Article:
Once we got the cloud chamber built, we tried to make clouds with it. The cloud chamber sits on the marble tile, which sits on top of the dry ice - the fish tank that makes up the chamber sits upside down on the tile. We glued a felt pad to the bottom of the fish tank and then soaked it in ethyl alcohol, which is supposed to make good particle droplets. The key is that the drops have to be small enough to rain down from top to bottom like, fog, but not so big that they fall like rain. The radioactive particles we are trying to see should make a trail through the fog that we can see.
We learned that the fog won't happen fast enough without putting something hot on top of the fish tank. This discovery cost us a whole week, but we felt like we were getting close.
It really made sense to us that we needed to use the hot pad on top of the tank - when the earth makes fog, the sun is the energy source that makes water evaporate into tiny droplets. As they fall through the cooler atmosphere, the droplets can join together to make droplets of fog.
It turned out to be really hard to see the particle tracks we were after. We thought we saw some, but it was very difficult to see them on the video we took. You can see how hard it was to get the lighting just right, but we definitely thought we saw tracks from radioactive particles.
Building the cloud chamber meant that we had to research how build one, and then get the materials to build it. That meant getting felt cloth, a fish tank, styrofoam for insulation, a black marble floor tile and duct tape. We decided to use black so that the fog of the cloud chamber would show up agains the black. We also lined the tank with black paper for the same reason.
Here are Owen and Maanik making the insulation for the base of the tank, which has to be kept really cold - we used dry ice that Drew's father got us. That turned out to be a lot of fun, so we gave it its own blog post, which you can read here.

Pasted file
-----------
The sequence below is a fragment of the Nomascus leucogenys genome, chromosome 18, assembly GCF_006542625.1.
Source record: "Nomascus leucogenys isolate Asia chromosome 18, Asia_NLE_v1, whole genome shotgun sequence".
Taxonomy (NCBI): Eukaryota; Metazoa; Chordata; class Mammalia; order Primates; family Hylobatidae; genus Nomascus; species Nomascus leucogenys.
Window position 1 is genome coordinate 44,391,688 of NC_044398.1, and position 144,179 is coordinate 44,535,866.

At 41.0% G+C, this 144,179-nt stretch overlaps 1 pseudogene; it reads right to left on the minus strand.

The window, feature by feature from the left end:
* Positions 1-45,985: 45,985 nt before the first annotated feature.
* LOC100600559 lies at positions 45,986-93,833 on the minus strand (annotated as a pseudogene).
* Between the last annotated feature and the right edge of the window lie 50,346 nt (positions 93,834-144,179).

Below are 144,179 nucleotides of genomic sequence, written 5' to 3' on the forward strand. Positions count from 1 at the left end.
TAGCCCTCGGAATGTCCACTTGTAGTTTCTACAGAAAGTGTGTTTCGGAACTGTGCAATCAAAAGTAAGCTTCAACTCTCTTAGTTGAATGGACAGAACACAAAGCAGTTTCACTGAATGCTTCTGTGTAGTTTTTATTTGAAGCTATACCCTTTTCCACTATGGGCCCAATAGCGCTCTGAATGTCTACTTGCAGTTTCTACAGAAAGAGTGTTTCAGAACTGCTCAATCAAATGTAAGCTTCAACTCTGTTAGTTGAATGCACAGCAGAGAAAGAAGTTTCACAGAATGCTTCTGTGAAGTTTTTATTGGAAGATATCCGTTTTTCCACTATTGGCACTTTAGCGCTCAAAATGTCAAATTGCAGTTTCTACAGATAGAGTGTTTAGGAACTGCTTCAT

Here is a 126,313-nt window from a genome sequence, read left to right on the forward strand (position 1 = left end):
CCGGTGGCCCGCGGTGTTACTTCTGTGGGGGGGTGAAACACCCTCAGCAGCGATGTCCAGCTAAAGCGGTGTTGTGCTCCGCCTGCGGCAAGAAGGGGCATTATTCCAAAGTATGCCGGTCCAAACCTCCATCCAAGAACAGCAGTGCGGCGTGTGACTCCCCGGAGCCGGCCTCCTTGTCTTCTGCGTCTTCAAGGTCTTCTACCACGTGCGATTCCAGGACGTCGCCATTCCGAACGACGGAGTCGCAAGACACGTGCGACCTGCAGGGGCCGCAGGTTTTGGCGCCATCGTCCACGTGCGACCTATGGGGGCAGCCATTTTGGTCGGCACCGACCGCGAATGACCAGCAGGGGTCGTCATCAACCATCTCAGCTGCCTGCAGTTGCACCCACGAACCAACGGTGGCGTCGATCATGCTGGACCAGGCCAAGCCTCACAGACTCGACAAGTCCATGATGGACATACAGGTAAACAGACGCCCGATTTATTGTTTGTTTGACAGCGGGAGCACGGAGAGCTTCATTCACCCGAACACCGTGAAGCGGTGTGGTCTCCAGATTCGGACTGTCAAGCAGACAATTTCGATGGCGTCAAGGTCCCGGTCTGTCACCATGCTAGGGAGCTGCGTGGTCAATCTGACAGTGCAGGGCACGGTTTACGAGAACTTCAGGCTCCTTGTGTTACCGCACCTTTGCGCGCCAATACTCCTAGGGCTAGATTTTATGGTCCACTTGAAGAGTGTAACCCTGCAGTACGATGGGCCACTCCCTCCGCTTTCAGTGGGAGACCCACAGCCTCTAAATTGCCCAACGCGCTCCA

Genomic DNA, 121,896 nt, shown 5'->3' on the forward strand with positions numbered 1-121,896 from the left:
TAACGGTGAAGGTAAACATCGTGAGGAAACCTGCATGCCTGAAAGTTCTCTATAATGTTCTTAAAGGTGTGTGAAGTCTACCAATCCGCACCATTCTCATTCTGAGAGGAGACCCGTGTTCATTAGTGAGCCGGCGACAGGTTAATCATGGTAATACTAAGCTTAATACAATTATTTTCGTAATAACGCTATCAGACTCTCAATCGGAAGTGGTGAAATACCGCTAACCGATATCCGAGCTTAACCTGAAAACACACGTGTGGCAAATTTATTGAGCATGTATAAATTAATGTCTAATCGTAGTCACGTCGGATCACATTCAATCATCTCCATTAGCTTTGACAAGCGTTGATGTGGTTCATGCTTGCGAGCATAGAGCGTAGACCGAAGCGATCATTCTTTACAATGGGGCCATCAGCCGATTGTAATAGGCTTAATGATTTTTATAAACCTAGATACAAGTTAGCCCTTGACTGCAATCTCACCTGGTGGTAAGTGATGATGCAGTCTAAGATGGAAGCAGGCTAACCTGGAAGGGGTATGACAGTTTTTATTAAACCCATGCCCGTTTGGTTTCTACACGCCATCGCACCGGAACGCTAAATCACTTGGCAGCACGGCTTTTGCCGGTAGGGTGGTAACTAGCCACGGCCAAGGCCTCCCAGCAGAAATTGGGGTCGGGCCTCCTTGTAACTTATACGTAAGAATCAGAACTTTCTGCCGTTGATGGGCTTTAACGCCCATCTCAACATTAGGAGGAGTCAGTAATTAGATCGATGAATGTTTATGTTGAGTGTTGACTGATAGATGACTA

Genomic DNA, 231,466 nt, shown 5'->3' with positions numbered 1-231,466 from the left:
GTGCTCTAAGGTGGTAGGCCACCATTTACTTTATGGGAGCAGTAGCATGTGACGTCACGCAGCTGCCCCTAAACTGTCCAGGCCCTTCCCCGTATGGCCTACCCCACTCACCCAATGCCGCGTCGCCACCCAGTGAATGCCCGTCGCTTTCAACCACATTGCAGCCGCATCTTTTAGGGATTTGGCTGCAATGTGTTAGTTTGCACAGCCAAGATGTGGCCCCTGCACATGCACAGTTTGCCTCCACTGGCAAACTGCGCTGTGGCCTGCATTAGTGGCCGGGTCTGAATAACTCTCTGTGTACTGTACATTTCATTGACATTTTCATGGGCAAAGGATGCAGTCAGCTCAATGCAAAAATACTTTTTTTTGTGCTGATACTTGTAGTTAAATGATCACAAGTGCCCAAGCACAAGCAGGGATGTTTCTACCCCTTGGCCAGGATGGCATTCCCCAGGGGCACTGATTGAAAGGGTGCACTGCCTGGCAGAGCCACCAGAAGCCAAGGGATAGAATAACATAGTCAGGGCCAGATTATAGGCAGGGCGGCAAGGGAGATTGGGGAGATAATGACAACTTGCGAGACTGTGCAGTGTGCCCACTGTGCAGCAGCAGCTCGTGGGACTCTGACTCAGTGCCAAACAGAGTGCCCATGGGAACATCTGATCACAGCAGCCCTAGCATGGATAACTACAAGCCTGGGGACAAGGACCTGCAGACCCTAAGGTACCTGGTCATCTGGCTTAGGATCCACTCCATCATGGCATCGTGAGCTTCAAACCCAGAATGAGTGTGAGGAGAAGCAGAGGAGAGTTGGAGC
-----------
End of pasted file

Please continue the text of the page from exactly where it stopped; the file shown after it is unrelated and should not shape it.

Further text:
We worked on building the cloud chamber for two or three weeks, and figured out that dry ice doesn't do enough by itself to make the cloud that we were hoping for. In our next post, you can see that we figured out how to make good clouds. By the way, this photo is Drew and Owen working on building the bottom of the chamber.
Throughout our experiment, we continuously used dry ice to act as the coolant for the Cloud Chamber. Never using dry ice before, curiosity and excitement filled our heads. Why is dry ice dangerous or how long does dry ice last? What is it used for? After doing further research about dry ice, we discovered that dry ice is frozen carbon. To create dry ice, the carbon goes through a process of extreme heating and cooling while under extreme pressure. The only way to be this curiosity to an end was to experiment with this unique material. First, we decided to see the effect dry ice has on water. We took a graduated cylinder and dumped dry ice onto the bottom and filled it with water. What seemed to be smoke rising from the cylinder was actually water vapor. The reason that we knew that it was water vapor and not carbon dioxide is because carbon dioxide is invisible to the naked eye. The water vapor comes out of the water because the the dry ice combines with the water to create the fog that you can see. The smoke kept billowing until the water cooled down, but once we put more hot water in the cylinder, it started up again.
Another thing we did with dry ice was that we put a quarter on a piece of dry ice. The result was very interesting. The heat of the quarter easily sliced through the ice. But what was really cool was the sound it made. The sound it makes was a buzzing noise until the quarter cooled down. It was very satisfying. Dry ice can be used for a variety of things but the most common use is for freezing and keeping things cold. That is why we used dry ice for our experiment. The dry ice we had was used to cool off the chamber.